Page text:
Unlike picking up a book or pulling up a video on YouTube, finding a real teacher can take some time. “Most seekers don’t have the good karma of meeting a real teacher at the beginning,” writes Karl Krumins in “Purification of Intent,” “So what to do? Without a real teacher the seeker must refine one’s own discrimination through readings of biographies (not necessarily Dharmic texts), or through visiting with acknowledged teachers.” Luckily, there are several living or not long deceased masters for whom there’s much documentation, including the Dalai Lama, Ramana Maharshi, Shirdi Sai Baba, G.I. Gurdjieff and Thich Nhat Hanh.

Krumins, who has spent years living among the many gurus of Tiruvannamalai, India, doesn’t believe that having a teacher is necessary, though he feels that for most people it is. In his case he attracted himself to three teachers and needed all three. “The likelihood of ego co-opting and using the search and any awakening event, big or small, for its own substantiation is almost guaranteed,” he writes, reinforcing his need for a guru to keep him on the right path.

Most teachers are simply practitioners themselves, working on their own practice, but have enough knowledge and presence to deliver what they have learned in a way that can greatly benefit others. How deeply most teachers can be of assistance or whether their help may confuse and disorient is another story, and one that’s up to the seeker to figure out and work through.

With easy access to information via the Internet it has never been easier to access knowledge in one form or another. Whether it’s a book, video lecture, audio recording or a personal connection to a teacher, we have so many options to choose from and so many ways to gather knowledge.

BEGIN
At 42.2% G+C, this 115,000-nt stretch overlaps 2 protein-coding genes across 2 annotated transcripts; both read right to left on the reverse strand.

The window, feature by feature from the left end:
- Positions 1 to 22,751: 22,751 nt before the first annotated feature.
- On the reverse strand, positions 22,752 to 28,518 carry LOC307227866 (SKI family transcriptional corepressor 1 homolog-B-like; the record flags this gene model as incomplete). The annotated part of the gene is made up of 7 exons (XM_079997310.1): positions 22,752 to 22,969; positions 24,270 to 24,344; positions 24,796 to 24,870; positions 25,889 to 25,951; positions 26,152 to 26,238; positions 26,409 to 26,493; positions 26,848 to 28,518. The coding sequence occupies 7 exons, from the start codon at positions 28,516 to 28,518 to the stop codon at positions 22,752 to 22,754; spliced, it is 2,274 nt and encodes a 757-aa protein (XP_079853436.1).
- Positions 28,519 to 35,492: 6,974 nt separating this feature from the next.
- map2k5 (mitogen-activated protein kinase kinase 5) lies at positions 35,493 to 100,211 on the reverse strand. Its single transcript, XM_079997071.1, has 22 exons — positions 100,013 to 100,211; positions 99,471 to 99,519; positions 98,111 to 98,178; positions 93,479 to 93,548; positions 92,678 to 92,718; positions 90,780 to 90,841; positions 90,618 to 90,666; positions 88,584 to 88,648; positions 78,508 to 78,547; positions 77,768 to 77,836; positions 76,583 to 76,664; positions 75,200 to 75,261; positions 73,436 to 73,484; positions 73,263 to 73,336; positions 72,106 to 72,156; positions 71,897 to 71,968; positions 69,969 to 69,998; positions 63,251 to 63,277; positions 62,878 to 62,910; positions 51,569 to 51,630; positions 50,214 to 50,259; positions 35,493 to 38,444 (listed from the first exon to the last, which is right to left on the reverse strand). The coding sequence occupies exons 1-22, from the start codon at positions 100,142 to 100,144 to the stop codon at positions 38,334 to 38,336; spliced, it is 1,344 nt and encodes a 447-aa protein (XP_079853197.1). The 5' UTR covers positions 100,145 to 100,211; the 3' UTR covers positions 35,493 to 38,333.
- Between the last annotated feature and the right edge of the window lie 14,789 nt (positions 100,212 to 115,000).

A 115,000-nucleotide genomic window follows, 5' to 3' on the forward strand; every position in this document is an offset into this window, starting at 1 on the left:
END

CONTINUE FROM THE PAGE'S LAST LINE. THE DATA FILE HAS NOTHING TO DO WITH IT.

It’s best not to be fixated on finding a teacher. In our world of seven billion more spiritual seekers exist than ever before, yet with the tendency towards materialism, the odds are against finding a true teacher. And those true teachers are often swarmed by throngs of followers, which limits access to them while many others remain tucked away in caves and forests with little chance of ever finding them.

By keeping our eyes open to the path unveiled before us, we’re free to follow our intuition. And through non-attachment to finding a guide, the right help is more likely to appear along the way. It’s when we fixate on end goals or needing to find a teacher to get us to that end goal that we develop tunnel vision and lose sight of what is most important: our own ability to uncover the truth that lies within.

Read Karl Krumins’ spiritual seeker’s guide Purification of Intent>>

image: Joydeep Dasgupta (Creative Commons BY-NC-SA)